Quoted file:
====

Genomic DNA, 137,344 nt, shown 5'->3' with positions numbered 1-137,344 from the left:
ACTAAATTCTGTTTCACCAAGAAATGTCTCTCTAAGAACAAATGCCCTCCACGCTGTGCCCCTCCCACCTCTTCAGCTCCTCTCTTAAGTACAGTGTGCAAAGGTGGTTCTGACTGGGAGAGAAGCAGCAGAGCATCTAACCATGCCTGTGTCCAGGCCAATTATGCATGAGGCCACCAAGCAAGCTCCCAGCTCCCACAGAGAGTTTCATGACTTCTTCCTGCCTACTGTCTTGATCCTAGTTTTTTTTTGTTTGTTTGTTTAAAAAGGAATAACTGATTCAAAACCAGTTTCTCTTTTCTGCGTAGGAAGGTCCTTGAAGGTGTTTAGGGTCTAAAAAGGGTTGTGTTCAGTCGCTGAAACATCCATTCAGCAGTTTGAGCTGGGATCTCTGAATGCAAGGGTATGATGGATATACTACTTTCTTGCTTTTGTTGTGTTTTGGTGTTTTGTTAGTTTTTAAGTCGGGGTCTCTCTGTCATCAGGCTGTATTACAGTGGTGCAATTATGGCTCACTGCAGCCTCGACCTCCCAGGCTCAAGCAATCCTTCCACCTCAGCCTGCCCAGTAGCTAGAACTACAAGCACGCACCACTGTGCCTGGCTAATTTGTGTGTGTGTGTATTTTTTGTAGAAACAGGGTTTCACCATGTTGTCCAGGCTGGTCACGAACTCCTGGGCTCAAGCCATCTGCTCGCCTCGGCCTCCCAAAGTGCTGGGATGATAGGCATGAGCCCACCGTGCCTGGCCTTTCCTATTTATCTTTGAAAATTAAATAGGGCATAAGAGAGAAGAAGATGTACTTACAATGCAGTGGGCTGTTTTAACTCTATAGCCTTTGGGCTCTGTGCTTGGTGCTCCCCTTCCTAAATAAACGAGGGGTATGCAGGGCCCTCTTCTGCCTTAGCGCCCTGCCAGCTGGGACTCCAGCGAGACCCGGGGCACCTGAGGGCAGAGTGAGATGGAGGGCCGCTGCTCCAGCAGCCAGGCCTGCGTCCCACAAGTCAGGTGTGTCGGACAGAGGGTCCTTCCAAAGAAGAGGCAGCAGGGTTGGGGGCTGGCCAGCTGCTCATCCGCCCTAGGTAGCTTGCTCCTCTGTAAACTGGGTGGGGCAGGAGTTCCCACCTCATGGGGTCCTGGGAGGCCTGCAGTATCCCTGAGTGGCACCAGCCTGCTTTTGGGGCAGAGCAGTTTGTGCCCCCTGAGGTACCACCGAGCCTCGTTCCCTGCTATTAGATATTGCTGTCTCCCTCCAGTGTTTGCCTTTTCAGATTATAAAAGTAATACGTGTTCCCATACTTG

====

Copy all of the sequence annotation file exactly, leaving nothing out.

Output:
Genomic DNA, 137,344 nt, shown 5'->3' with positions numbered 1-137,344 from the left:
ACTAAATTCTGTTTCACCAAGAAATGTCTCTCTAAGAACAAATGCCCTCCACGCTGTGCCCCTCCCACCTCTTCAGCTCCTCTCTTAAGTACAGTGTGCAAAGGTGGTTCTGACTGGGAGAGAAGCAGCAGAGCATCTAACCATGCCTGTGTCCAGGCCAATTATGCATGAGGCCACCAAGCAAGCTCCCAGCTCCCACAGAGAGTTTCATGACTTCTTCCTGCCTACTGTCTTGATCCTAGTTTTTTTTTGTTTGTTTGTTTAAAAAGGAATAACTGATTCAAAACCAGTTTCTCTTTTCTGCGTAGGAAGGTCCTTGAAGGTGTTTAGGGTCTAAAAAGGGTTGTGTTCAGTCGCTGAAACATCCATTCAGCAGTTTGAGCTGGGATCTCTGAATGCAAGGGTATGATGGATATACTACTTTCTTGCTTTTGTTGTGTTTTGGTGTTTTGTTAGTTTTTAAGTCGGGGTCTCTCTGTCATCAGGCTGTATTACAGTGGTGCAATTATGGCTCACTGCAGCCTCGACCTCCCAGGCTCAAGCAATCCTTCCACCTCAGCCTGCCCAGTAGCTAGAACTACAAGCACGCACCACTGTGCCTGGCTAATTTGTGTGTGTGTGTATTTTTTGTAGAAACAGGGTTTCACCATGTTGTCCAGGCTGGTCACGAACTCCTGGGCTCAAGCCATCTGCTCGCCTCGGCCTCCCAAAGTGCTGGGATGATAGGCATGAGCCCACCGTGCCTGGCCTTTCCTATTTATCTTTGAAAATTAAATAGGGCATAAGAGAGAAGAAGATGTACTTACAATGCAGTGGGCTGTTTTAACTCTATAGCCTTTGGGCTCTGTGCTTGGTGCTCCCCTTCCTAAATAAACGAGGGGTATGCAGGGCCCTCTTCTGCCTTAGCGCCCTGCCAGCTGGGACTCCAGCGAGACCCGGGGCACCTGAGGGCAGAGTGAGATGGAGGGCCGCTGCTCCAGCAGCCAGGCCTGCGTCCCACAAGTCAGGTGTGTCGGACAGAGGGTCCTTCCAAAGAAGAGGCAGCAGGGTTGGGGGCTGGCCAGCTGCTCATCCGCCCTAGGTAGCTTGCTCCTCTGTAAACTGGGTGGGGCAGGAGTTCCCACCTCATGGGGTCCTGGGAGGCCTGCAGTATCCCTGAGTGGCACCAGCCTGCTTTTGGGGCAGAGCAGTTTGTGCCCCCTGAGGTACCACCGAGCCTCGTTCCCTGCTATTAGATATTGCTGTCTCCCTCCAGTGTTTGCCTTTTCAGATTATAAAAGTAATACGTGTTCCCATACTTG